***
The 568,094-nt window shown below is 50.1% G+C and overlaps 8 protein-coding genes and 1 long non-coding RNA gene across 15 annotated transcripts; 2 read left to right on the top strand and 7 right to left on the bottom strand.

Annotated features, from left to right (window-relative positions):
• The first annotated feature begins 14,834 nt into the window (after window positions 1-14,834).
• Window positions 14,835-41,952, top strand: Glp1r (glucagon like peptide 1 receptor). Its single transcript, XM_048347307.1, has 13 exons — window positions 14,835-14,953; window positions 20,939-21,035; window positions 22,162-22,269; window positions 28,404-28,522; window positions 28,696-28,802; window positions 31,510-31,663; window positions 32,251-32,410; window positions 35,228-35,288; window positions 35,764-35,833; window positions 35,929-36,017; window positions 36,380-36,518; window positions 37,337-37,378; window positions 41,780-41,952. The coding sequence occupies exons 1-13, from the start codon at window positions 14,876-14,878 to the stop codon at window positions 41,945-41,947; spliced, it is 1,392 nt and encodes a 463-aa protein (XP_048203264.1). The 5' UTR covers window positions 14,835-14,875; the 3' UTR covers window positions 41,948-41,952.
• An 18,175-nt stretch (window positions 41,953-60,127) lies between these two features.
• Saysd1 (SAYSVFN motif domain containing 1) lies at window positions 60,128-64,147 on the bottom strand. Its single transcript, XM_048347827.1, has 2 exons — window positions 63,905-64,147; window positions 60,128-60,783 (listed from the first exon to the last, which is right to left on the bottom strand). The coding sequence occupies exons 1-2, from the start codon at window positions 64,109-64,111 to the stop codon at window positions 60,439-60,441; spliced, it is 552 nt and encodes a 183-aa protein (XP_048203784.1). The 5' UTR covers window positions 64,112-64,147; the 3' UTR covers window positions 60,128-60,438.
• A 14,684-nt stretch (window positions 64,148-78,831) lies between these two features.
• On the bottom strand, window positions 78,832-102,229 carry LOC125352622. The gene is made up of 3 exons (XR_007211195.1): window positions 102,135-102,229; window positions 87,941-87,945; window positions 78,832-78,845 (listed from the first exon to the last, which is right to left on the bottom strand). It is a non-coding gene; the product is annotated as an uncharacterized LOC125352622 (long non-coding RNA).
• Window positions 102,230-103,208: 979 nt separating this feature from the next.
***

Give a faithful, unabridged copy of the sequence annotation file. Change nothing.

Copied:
The 568,094-nt window shown below is 50.1% G+C and overlaps 8 protein-coding genes and 1 long non-coding RNA gene across 15 annotated transcripts; 2 read left to right on the top strand and 7 right to left on the bottom strand.

Annotated features, from left to right (window-relative positions):
• The first annotated feature begins 14,834 nt into the window (after window positions 1-14,834).
• Window positions 14,835-41,952, top strand: Glp1r (glucagon like peptide 1 receptor). Its single transcript, XM_048347307.1, has 13 exons — window positions 14,835-14,953; window positions 20,939-21,035; window positions 22,162-22,269; window positions 28,404-28,522; window positions 28,696-28,802; window positions 31,510-31,663; window positions 32,251-32,410; window positions 35,228-35,288; window positions 35,764-35,833; window positions 35,929-36,017; window positions 36,380-36,518; window positions 37,337-37,378; window positions 41,780-41,952. The coding sequence occupies exons 1-13, from the start codon at window positions 14,876-14,878 to the stop codon at window positions 41,945-41,947; spliced, it is 1,392 nt and encodes a 463-aa protein (XP_048203264.1). The 5' UTR covers window positions 14,835-14,875; the 3' UTR covers window positions 41,948-41,952.
• An 18,175-nt stretch (window positions 41,953-60,127) lies between these two features.
• Saysd1 (SAYSVFN motif domain containing 1) lies at window positions 60,128-64,147 on the bottom strand. Its single transcript, XM_048347827.1, has 2 exons — window positions 63,905-64,147; window positions 60,128-60,783 (listed from the first exon to the last, which is right to left on the bottom strand). The coding sequence occupies exons 1-2, from the start codon at window positions 64,109-64,111 to the stop codon at window positions 60,439-60,441; spliced, it is 552 nt and encodes a 183-aa protein (XP_048203784.1). The 5' UTR covers window positions 64,112-64,147; the 3' UTR covers window positions 60,128-60,438.
• A 14,684-nt stretch (window positions 64,148-78,831) lies between these two features.
• On the bottom strand, window positions 78,832-102,229 carry LOC125352622. The gene is made up of 3 exons (XR_007211195.1): window positions 102,135-102,229; window positions 87,941-87,945; window positions 78,832-78,845 (listed from the first exon to the last, which is right to left on the bottom strand). It is a non-coding gene; the product is annotated as an uncharacterized LOC125352622 (long non-coding RNA).
• Window positions 102,230-103,208: 979 nt separating this feature from the next.